The fact that it only confronted Russia and not the imperialist self-aggrandisement of neighbouring Britain, something The Skibbereen Eagle must have been more than intimately aware of at the time, is equally telling and of course little commented upon.
In that respect, media reporting has little changed in the last 100 years. Russia remains the bête noire, the country the western world loves to pillory. The one country that can galvanise an international response like no other. The fate of those fleeing western sponsored wars, those left floundering in the seas of southern Europe barely getting a look-in.
Confronting current Russia’s imperialist blood-letting should not preclude us from confronting all the other imperial powers and would-be imperial powers, who are equally culpable of egregious bloodletting. Think of Iraq, Afghanistan, Syria, Yemen, Libya, Somalia, South Sudan.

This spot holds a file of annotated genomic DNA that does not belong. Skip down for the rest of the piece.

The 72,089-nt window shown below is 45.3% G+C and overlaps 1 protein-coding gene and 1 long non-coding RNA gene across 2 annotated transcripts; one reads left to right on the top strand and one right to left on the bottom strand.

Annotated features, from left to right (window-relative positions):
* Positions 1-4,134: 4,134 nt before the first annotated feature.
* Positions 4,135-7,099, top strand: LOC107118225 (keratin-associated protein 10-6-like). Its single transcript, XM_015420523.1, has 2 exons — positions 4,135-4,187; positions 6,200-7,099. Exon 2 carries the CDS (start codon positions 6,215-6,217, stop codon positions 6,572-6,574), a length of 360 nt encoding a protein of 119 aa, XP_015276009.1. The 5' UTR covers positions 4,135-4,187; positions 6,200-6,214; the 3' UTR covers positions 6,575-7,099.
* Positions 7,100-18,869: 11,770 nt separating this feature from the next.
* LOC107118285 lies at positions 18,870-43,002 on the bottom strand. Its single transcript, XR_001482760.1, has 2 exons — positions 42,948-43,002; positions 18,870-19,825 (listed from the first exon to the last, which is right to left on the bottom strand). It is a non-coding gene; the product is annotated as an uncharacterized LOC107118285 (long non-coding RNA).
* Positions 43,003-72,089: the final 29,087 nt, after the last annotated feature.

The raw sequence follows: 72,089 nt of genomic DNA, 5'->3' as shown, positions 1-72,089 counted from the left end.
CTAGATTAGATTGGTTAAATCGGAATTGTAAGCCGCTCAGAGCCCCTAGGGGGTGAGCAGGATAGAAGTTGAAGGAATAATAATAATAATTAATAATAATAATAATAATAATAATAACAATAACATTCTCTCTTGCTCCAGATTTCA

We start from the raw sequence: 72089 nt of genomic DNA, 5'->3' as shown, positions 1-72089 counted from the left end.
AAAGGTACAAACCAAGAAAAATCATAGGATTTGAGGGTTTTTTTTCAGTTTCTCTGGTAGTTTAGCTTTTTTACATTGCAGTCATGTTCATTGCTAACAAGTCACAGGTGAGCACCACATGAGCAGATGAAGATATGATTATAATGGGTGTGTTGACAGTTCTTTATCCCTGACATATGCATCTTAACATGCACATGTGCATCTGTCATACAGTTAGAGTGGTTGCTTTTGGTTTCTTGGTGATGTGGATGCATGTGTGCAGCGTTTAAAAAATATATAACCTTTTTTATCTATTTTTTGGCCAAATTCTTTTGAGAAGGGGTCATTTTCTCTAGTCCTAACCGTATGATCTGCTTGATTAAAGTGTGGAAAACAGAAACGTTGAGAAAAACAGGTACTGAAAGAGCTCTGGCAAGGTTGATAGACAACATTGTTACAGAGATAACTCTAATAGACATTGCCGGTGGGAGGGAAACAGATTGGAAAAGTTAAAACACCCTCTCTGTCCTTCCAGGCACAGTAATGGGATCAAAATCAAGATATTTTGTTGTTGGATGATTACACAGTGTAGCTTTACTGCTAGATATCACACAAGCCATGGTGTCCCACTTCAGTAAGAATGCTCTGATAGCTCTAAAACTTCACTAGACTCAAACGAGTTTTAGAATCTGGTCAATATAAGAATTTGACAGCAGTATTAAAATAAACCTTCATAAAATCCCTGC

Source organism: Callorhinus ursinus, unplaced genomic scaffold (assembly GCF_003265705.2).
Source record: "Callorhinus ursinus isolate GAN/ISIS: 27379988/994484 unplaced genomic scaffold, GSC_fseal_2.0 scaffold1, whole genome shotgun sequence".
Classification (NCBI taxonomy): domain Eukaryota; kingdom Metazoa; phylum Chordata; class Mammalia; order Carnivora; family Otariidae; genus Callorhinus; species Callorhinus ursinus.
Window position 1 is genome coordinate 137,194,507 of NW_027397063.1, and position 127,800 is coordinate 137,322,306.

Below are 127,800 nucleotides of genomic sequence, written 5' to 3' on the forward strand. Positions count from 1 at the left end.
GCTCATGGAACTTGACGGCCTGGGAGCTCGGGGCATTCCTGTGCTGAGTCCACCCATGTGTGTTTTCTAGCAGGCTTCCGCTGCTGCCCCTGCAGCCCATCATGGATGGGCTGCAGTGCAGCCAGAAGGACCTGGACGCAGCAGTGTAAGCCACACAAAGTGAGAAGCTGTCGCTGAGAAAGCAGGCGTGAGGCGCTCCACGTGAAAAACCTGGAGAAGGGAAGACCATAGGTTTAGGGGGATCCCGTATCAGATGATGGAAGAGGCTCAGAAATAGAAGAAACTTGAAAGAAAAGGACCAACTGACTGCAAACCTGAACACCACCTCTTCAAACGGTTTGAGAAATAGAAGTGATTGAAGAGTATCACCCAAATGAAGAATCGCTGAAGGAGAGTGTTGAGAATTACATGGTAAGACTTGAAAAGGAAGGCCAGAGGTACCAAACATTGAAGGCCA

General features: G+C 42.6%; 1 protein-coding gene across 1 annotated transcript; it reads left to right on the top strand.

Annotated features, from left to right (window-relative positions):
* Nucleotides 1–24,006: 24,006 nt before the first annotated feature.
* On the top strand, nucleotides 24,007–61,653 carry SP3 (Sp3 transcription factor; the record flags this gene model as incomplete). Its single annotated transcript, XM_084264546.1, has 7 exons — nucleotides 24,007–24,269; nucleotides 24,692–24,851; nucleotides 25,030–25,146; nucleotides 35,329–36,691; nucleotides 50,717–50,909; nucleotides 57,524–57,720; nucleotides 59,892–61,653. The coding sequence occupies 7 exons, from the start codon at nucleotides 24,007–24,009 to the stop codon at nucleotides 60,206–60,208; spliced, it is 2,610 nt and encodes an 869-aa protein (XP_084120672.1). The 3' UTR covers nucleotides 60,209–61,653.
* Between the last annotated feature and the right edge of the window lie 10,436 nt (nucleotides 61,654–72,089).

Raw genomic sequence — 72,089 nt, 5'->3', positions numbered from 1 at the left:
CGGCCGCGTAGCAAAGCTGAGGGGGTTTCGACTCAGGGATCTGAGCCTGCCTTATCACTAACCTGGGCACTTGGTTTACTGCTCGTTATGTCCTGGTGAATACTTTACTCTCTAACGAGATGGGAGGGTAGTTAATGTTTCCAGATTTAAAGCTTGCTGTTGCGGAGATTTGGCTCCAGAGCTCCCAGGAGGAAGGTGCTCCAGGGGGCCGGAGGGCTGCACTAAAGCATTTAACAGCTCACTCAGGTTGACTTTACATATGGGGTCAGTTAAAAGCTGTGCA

The deadly footprint of the United States, China, Britain, France, Saudi Arabia, Turke and the UAE is as evident in these countries as is Russia’s in Ukraine. For the Ukrainians, Europe and the European Union lowered the drawbridges that have locked out so many fleeing war’s destruction beyond Ukrainian’s borders. For those who risk life and limb to escape the horror of war across Africa and the Middle East, the drawbridges remain in place. No people of colour need apply.
In confronting Russian culpability for the mayhem that was about to engulf the world at the start of the 20th century, the Skibbereen Eagle got it half right.
• Local Ireland, the organisation which represents print and online news publishers around the country, has launched its annual awards to celebrate regional journalism. The 2022 Local Ireland Media Awards, which are in their seventh year, will honour the achievements of local journalists, photographers and advertising staff.